Reggie Fils-Aimé on Nintendo and the Future of Video Games – Video

Reggie Fils-Aimé on Nintendo and the Future of Video Games - Video
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Speaker 1: When I look back on things that happened before the pandemic, I think about, uh, the New York video game critic, circle, uh, awards. And one of the last people I saw in person was Reggie FME, who, um, was the, the president of Nintendo of America. And I’ve been fortunate enough to, to interview a couple of times, and you have a new book that came out recently called disrupting the game. So it, it’s great to see you again. So, I mean, everybody knows about you from Nintendo, but I was curious [00:00:30] about what you’ve been doing also since then.

Speaker 2: Sure. Well, you’re, you’re exactly right. Uh, in, in my retirement, in my form of retirement, it really is finding ways to share the benefits of my experiences, uh, my personal learnings and journey, and to share it with as many people as possible. And so that has brought me to the Bronx physically. Uh, it’s brought me to do a number [00:01:00] of, uh, video based events with the variety of different, uh, folks that the New York video game critic, circle mentors, you know, that’s been a key part of how I have, um, given back, I’ve also made a number of trips to Cornell university, where I went to school. I was actually just up there a few weeks ago, and that’s another avenue for me to interact with the leadership at the university to interact with key professors, to interact with students. [00:01:30] And again, just to share the benefits of, of what I’ve done and, and how I’ve been able to pivot through my career to, uh, you know, to, to find new opportunities and to do new things. Well,

Speaker 1: Your book, um, disrupting the game is all about your life. Uh, you know, before Nintendo, during Nintendo, after Nintendo, I, I wanna bring up like a, a great quote that was in your book. And that was, um, um, kind of every seven years [00:02:00] that game consoles need to make some sort of disruptive leap. And then I thought about that, you know, the way that the three DS change from the DS and the WEU change from the, we, I mean, do you see for the future of the switch? I mean, do you imagine, you know, that Nintendo will keep making those types of disruptive leaps or do you see a product line that will evolve differently?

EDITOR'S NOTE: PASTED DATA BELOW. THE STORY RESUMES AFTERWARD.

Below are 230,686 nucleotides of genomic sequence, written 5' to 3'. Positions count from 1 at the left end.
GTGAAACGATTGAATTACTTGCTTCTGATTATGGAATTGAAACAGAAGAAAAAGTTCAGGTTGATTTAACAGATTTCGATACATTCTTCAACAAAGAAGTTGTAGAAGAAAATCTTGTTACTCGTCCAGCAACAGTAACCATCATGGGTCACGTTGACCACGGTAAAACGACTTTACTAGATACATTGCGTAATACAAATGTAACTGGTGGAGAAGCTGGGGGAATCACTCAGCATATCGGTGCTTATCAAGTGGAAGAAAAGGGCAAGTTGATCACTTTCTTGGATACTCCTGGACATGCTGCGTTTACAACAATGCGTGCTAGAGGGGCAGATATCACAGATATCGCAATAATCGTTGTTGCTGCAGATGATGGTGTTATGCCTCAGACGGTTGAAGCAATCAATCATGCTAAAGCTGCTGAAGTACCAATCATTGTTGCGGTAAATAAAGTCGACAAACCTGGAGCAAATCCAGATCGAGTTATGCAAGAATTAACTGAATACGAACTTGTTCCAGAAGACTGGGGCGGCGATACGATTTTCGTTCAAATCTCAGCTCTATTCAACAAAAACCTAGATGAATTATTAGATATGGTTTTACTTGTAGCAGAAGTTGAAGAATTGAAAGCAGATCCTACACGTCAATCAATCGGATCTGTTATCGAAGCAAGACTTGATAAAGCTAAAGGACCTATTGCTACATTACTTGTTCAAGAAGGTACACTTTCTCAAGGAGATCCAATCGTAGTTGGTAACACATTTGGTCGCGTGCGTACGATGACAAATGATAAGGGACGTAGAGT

Speaker 2: So I, I, I think there’s two parts to your question, right? So first, you know, Nintendo is a company and [00:02:30] as recently as just a few weeks ago in the most recent, uh, financial presentations, they talked that, you know, their view is that the switch, you know, is, is still only halfway through its life. So if, if that is true, then clearly the company is thinking about what they will need to do over the next five years to continue giving that system momentum. Um, you know, all, all you [00:03:00] can do is look at past examples, whether it’s from Nintendo or from other players in the industry and, you know, mid cycle upgrades has been, you know, part of the, the path, um, changing the value equation in some way, shape or form has been part of the path. Um, you know, these have to be different things that the company is considering a second part of your question.

Speaker 2: You know, interestingly, [00:03:30] the company also touched on, uh, recently in their financial announcements and it, you know, there was a, a statement made about, you know, thinking deeply how they transition from the switch to whatever the next platform needs to be. And you know, how that has to be a well considered series of decisions, you know, a again, um, going from a highly successful platform to the next highly [00:04:00] successful platform, you know, you could make the argument that it’s only been done a handful of times in the video game industry, right? Sony from the original PlayStation of PlayStation two, correct. Clearly went from strength to strength AR arguably Nintendo from the game boy, family of systems to the Nintendo DS, you know, well, they went from strength to strength. Uh, hasn’t been done since, [00:04:30] uh, you know, as, as I look at at the industry. So, you know, for, for Nintendo to go successfully from the switch to whatever comes next is going to be a significant challenge that they’ve already said, they’re thinking deeply about.